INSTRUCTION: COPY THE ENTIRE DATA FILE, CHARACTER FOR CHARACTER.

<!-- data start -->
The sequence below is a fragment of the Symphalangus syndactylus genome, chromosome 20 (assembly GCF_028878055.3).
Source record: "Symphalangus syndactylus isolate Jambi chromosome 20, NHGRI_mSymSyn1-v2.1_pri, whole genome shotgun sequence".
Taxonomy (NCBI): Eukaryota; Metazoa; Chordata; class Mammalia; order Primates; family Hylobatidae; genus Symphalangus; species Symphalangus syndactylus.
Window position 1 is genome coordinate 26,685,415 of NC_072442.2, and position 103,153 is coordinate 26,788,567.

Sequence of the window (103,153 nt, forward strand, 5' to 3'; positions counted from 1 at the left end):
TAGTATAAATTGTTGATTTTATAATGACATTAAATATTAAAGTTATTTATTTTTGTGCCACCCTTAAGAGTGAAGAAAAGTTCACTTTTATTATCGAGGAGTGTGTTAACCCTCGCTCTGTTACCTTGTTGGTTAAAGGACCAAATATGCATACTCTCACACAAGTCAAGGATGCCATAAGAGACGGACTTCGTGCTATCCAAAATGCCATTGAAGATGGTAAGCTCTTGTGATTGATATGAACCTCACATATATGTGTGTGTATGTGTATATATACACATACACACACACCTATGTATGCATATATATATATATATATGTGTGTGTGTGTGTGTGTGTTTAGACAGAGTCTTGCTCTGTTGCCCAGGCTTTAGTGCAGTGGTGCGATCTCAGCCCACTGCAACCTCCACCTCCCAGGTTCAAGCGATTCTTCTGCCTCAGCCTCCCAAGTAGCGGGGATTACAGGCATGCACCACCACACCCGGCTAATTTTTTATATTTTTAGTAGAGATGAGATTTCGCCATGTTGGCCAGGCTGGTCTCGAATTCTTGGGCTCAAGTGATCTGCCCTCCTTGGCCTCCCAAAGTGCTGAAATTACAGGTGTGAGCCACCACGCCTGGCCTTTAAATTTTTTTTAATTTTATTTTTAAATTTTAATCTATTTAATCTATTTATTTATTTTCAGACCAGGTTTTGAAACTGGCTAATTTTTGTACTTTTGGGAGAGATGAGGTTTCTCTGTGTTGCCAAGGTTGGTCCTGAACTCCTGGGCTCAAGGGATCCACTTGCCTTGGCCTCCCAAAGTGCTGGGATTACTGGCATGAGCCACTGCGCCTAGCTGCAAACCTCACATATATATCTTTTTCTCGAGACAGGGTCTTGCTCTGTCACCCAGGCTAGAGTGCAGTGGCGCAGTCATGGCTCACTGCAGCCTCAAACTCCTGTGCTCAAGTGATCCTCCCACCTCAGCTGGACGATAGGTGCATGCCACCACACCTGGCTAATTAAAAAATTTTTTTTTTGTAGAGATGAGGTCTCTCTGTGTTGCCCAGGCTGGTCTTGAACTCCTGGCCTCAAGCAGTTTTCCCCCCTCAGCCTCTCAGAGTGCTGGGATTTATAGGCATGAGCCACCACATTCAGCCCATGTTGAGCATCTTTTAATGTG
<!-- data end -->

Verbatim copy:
The sequence below is a fragment of the Symphalangus syndactylus genome, chromosome 20 (assembly GCF_028878055.3).
Source record: "Symphalangus syndactylus isolate Jambi chromosome 20, NHGRI_mSymSyn1-v2.1_pri, whole genome shotgun sequence".
Taxonomy (NCBI): Eukaryota; Metazoa; Chordata; class Mammalia; order Primates; family Hylobatidae; genus Symphalangus; species Symphalangus syndactylus.
Window position 1 is genome coordinate 26,685,415 of NC_072442.2, and position 103,153 is coordinate 26,788,567.

Sequence of the window (103,153 nt, forward strand, 5' to 3'; positions counted from 1 at the left end):
TAGTATAAATTGTTGATTTTATAATGACATTAAATATTAAAGTTATTTATTTTTGTGCCACCCTTAAGAGTGAAGAAAAGTTCACTTTTATTATCGAGGAGTGTGTTAACCCTCGCTCTGTTACCTTGTTGGTTAAAGGACCAAATATGCATACTCTCACACAAGTCAAGGATGCCATAAGAGACGGACTTCGTGCTATCCAAAATGCCATTGAAGATGGTAAGCTCTTGTGATTGATATGAACCTCACATATATGTGTGTGTATGTGTATATATACACATACACACACACCTATGTATGCATATATATATATATATATGTGTGTGTGTGTGTGTGTGTTTAGACAGAGTCTTGCTCTGTTGCCCAGGCTTTAGTGCAGTGGTGCGATCTCAGCCCACTGCAACCTCCACCTCCCAGGTTCAAGCGATTCTTCTGCCTCAGCCTCCCAAGTAGCGGGGATTACAGGCATGCACCACCACACCCGGCTAATTTTTTATATTTTTAGTAGAGATGAGATTTCGCCATGTTGGCCAGGCTGGTCTCGAATTCTTGGGCTCAAGTGATCTGCCCTCCTTGGCCTCCCAAAGTGCTGAAATTACAGGTGTGAGCCACCACGCCTGGCCTTTAAATTTTTTTTAATTTTATTTTTAAATTTTAATCTATTTAATCTATTTATTTATTTTCAGACCAGGTTTTGAAACTGGCTAATTTTTGTACTTTTGGGAGAGATGAGGTTTCTCTGTGTTGCCAAGGTTGGTCCTGAACTCCTGGGCTCAAGGGATCCACTTGCCTTGGCCTCCCAAAGTGCTGGGATTACTGGCATGAGCCACTGCGCCTAGCTGCAAACCTCACATATATATCTTTTTCTCGAGACAGGGTCTTGCTCTGTCACCCAGGCTAGAGTGCAGTGGCGCAGTCATGGCTCACTGCAGCCTCAAACTCCTGTGCTCAAGTGATCCTCCCACCTCAGCTGGACGATAGGTGCATGCCACCACACCTGGCTAATTAAAAAATTTTTTTTTTGTAGAGATGAGGTCTCTCTGTGTTGCCCAGGCTGGTCTTGAACTCCTGGCCTCAAGCAGTTTTCCCCCCTCAGCCTCTCAGAGTGCTGGGATTTATAGGCATGAGCCACCACATTCAGCCCATGTTGAGCATCTTTTAATGTG